CMS Addresses Open Payments at Pharmaceutical Regulatory and Compliance Congress; Webinar on Resubmitting Data Scheduled Today at 1:00PM
At least week’s Pharmaceutical Regulatory and Compliance Congress, conference attendees received some insight into the Open Payments program from its source. Doug Brown, the acting director of the data sharing and partnership group within the Center for Program Integrity at CMS, spoke on a number of topics that compliance professionals have spent the last year working through. He also touched on what to expect in 2015. As we note below, the Open Payments database will contain a LOT of records.
As a reminder, applicable manufacturers and GPOs can now download a "Removed Records Report" from the Open Payments system showing the records that were removed. A guide for correcting records is also available. CMS will host a webinar on November 13, 2014 at 1:00pm EST to address the re-submission of data.
Challenge in the First Reporting Cycle
Brown first detailed the challenges in the first reporting cycle. We chronicled the struggles with the Open Payments system from a data integrity standpoint and also the covered recipient perspective during the review and dispute period. Brown provided CMS’s point of view during the Open Payments roll-out.
“We thought of these challenges as speed bumps, or bumps in the road,” he said. “A lot of things came to our attention during the review and dispute period that we needed to take corrective action on.”
The primary issue that brought CMS to action was that some physicians were seeing other physicians’ identifiers. “We took that very seriously, and as a result, shut the system down for a period of time,” stated Brown. Open Payments was shut down between August 3 through August 15, during which CMS began an “exhaustive review” of “every single record” they received—a total of 4.7 million records. This analysis revealed a significant number of intermingled physician identifiers which allowed some physicians to view other physician payment records.
Brown notes that CMS’s responsibility was “to make sure on a record-by-record level that [industry] was talking about someone that we could recognize.” Thus, CMS implemented more stringent matching criteria to ensure that payment records were attributed to a single, consistent physician or teaching hospital. Based on this matching logic, CMS flagged inconsistent records in the Open Payments system. They flagged 1.7 million records as potentially inconsistent.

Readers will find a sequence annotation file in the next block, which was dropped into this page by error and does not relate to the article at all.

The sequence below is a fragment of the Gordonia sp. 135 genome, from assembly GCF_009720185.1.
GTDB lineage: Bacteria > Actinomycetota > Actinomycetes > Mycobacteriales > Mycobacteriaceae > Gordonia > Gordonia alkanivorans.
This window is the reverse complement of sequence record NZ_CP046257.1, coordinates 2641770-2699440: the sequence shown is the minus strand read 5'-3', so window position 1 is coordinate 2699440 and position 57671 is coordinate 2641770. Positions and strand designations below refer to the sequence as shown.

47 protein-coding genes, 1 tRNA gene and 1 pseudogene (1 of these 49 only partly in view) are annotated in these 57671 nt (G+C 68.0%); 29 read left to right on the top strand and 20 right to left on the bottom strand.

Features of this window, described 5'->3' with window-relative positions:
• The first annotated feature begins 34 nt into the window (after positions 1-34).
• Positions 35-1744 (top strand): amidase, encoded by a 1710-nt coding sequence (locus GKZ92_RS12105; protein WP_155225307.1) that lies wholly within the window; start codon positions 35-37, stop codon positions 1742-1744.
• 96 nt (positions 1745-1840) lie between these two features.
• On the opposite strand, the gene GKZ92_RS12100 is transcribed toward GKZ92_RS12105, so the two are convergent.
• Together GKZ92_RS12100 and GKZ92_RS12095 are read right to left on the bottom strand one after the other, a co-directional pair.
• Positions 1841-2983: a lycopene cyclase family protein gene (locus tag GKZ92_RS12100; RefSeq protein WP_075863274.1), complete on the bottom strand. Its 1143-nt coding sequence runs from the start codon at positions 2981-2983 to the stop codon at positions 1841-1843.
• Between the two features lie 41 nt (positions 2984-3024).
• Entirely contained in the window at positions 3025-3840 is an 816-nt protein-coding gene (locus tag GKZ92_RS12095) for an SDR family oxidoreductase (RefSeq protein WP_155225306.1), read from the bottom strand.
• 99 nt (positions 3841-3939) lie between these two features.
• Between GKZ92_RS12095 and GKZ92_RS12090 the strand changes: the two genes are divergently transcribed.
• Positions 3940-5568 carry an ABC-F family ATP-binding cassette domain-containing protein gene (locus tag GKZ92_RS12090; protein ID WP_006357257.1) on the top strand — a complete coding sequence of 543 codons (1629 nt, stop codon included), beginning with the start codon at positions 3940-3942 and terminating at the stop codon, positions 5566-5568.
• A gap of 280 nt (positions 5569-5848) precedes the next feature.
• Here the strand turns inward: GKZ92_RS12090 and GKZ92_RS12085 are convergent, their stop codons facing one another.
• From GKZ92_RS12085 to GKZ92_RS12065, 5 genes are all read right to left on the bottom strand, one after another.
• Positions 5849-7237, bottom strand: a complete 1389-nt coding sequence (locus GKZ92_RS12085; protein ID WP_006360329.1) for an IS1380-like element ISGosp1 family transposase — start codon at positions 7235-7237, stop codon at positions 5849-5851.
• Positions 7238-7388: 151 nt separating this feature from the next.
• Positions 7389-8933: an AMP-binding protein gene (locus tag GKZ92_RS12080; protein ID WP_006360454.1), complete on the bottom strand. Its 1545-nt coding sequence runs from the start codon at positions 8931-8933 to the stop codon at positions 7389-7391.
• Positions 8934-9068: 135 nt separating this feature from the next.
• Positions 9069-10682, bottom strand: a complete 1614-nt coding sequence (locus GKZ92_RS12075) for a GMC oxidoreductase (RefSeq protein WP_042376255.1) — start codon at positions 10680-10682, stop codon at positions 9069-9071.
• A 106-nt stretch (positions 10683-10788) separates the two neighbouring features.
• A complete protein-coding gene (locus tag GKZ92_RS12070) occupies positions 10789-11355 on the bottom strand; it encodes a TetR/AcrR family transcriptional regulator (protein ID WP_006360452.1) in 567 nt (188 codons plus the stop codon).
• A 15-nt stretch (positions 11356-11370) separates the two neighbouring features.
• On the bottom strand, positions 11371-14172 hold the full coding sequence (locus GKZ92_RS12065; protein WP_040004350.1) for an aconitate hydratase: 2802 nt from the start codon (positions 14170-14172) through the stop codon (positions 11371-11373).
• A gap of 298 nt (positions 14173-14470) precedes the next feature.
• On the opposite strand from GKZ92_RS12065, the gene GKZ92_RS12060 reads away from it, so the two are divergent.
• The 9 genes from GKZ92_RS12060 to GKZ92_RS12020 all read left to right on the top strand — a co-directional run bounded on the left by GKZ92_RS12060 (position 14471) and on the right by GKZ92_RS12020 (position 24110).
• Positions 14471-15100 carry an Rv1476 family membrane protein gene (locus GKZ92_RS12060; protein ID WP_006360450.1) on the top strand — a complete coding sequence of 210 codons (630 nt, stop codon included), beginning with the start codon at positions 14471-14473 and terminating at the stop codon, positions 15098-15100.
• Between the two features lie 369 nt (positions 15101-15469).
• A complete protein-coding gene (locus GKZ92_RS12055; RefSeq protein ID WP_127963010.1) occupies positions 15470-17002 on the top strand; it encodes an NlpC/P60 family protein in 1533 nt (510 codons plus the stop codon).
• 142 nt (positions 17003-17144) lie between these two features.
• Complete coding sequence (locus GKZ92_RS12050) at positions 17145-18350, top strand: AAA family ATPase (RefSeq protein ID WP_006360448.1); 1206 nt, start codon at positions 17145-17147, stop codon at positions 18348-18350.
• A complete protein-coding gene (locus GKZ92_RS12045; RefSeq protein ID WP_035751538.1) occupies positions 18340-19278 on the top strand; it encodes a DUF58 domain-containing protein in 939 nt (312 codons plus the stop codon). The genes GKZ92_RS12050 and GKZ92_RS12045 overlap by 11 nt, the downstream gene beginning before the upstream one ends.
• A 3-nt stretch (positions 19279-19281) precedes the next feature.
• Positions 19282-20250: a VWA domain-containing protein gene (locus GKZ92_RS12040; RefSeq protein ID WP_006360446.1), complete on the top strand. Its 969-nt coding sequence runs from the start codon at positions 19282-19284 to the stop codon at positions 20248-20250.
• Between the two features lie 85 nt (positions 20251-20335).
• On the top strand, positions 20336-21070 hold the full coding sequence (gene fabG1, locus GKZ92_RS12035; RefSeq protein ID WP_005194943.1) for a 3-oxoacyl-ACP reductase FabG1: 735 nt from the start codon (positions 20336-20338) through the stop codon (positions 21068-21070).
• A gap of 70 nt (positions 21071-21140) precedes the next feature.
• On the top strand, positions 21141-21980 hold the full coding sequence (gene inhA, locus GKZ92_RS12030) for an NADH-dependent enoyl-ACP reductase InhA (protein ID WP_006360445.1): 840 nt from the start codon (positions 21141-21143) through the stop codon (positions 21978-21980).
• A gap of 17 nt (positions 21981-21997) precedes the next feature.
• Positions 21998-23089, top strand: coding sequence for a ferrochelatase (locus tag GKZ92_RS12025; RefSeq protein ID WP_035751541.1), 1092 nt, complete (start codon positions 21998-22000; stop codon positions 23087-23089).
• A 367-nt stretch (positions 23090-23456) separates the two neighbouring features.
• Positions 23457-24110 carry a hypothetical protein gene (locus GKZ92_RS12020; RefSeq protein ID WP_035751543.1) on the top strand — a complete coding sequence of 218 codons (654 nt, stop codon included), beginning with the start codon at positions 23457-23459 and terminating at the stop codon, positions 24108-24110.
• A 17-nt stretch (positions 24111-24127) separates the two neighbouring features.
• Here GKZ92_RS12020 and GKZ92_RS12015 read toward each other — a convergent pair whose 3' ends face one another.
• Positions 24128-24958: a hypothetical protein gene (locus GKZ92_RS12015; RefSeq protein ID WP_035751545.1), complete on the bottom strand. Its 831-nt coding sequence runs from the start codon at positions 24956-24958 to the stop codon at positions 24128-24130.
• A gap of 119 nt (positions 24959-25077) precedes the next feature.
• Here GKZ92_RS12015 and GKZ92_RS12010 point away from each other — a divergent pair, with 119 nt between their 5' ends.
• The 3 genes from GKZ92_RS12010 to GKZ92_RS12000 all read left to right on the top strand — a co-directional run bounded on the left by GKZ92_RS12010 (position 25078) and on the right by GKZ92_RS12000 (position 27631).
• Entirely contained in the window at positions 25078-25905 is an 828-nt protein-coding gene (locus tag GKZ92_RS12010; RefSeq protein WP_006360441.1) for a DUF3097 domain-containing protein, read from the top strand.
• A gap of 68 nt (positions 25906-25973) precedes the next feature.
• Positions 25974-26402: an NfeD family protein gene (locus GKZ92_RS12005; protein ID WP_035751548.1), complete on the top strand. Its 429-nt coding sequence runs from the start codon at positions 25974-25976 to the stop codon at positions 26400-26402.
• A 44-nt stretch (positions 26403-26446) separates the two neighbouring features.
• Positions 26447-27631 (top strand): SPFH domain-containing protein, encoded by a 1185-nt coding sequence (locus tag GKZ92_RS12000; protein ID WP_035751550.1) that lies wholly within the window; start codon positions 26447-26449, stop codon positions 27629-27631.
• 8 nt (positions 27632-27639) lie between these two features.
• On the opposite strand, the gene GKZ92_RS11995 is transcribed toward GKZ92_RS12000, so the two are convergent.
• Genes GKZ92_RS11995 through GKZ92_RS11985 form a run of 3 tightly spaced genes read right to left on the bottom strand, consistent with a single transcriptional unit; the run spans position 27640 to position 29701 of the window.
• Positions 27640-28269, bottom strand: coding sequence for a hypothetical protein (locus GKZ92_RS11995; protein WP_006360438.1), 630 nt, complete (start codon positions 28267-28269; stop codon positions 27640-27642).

“It was still important for us to publish the data, but based on the fact that we were uncertain about who exactly the payment went to, we felt the best approach was to de-identify payments within that category,” states Brown. This included removing the physician’s name, state license number, address, and any data that could identify a physician. This method also afforded all physicians the chance to dispute records that may have been removed from view during the review and dispute process.
De-Identified Data, and December Publication
CMS ended up with the following numbers for their September 30th release:
- 2.7 million identified records, totaling $1.3 billion in payment
- 1.7 million de-identified records, totaling $2.2 billion
- 199,000 unpublished records, totaling $1.1 billion – these included records still in dispute status at the end of the review period, and research records that are marked for delay in publication
In terms of the 199,000 unpublished payments, Brown stated that 9,000 are disputed records. “Our December publication will include the final resolution applied to those 9,000 records,” he notes. Of the $1.1 billion total in unpublished records approximately half (~$550 million) is tied up in the 9,000 disputed records.
Thus, come December, a fair amount of new records will be published. The other 190,000 are associated with delayed publication. Brown noted that manufacturers and GPOs will need to re-request for those payments to be delayed.
Old Matching Logic
Brown went into detail about CMS’s old matching logic and their transition to a new system.
CMS first used a matching process that worked in a very mechanical way. During the reporting period, companies could submit a record with, for example, a physician named Jane Smith and a state license number and NPI number. “What we would do is take that record and in a very serial fashion, look at the NPPES system in order to validate that the NPI, state license, and first and last name were exactly correct.” If that didn’t pass, they would run the data through the PECOS system. If neither was an exact match, Brown noted that they validated the information through their third party vendor, Truven, which also has a broad data set of physician information.
“In some cases we were seeing where Jane Smith was reported with her NPI, but her state license may have been attributable to some other J Smith.” CMS’s system would then use a “probabilistic matching algorithm,” to solve close cases. For example, where the NPI’s matched, the names were very close, and only the state license number was a bit off, the system would consider that to be a match. “That was where everything started falling apart in our system,” notes Brown.
New Matching Logic - Combination of Systems
Going into the data return and data correction phase, CMS is implementing a new matching logic, with two primary objectives: (1) minimize the effect that inconsistent submitted data have on the program and (2) efficiently and effectively absorb all of the records and reduce the rate of data rejection in future submission periods, while preserving data integrity. In other words, according to Brown: “How do we take in as much as we can, but not have records that contain this intermingled information?”